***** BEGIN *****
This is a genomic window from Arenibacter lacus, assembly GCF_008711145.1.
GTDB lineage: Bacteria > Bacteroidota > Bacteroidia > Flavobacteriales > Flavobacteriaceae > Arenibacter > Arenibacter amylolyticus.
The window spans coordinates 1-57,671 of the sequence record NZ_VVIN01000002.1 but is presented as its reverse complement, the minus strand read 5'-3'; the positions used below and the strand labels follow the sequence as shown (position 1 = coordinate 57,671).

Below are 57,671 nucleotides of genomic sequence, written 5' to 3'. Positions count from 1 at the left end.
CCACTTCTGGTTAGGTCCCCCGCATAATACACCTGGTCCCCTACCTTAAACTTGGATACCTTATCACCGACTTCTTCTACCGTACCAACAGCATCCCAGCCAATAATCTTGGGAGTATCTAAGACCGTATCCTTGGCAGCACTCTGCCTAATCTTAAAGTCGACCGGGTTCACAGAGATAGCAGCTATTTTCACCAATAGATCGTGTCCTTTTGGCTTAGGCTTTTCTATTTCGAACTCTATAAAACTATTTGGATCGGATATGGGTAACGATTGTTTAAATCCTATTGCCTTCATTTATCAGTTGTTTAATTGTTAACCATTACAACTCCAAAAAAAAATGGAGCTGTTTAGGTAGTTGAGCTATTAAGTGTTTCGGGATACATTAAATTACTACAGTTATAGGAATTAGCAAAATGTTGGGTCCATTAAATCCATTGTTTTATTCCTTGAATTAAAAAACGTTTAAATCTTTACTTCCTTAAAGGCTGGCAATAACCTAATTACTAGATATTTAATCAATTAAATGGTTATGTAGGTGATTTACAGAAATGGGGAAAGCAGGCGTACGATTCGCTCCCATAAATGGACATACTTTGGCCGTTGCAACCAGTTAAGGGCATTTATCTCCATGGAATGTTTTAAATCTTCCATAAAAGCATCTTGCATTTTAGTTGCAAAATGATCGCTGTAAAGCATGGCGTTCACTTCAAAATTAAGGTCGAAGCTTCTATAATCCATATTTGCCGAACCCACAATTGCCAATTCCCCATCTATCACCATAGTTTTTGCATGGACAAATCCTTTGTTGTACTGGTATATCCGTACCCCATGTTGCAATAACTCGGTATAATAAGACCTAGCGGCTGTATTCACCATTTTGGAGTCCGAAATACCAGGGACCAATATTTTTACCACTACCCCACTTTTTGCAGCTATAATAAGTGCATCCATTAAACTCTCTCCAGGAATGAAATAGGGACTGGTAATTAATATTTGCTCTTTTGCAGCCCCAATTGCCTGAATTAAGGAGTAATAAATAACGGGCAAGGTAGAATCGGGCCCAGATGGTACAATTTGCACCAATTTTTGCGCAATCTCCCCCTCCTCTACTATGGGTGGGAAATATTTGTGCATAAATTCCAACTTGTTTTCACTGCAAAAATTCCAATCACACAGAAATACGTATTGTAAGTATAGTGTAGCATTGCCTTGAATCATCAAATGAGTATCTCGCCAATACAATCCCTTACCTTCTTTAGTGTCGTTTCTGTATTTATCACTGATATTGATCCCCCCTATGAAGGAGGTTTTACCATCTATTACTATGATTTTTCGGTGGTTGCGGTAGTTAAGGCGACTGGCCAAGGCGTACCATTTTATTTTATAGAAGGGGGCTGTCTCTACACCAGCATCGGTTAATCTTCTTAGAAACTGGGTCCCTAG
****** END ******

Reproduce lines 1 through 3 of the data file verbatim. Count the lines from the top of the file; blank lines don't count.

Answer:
This is a genomic window from Arenibacter lacus, assembly GCF_008711145.1.
GTDB lineage: Bacteria > Bacteroidota > Bacteroidia > Flavobacteriales > Flavobacteriaceae > Arenibacter > Arenibacter amylolyticus.
The window spans coordinates 1-57,671 of the sequence record NZ_VVIN01000002.1 but is presented as its reverse complement, the minus strand read 5'-3'; the positions used below and the strand labels follow the sequence as shown (position 1 = coordinate 57,671).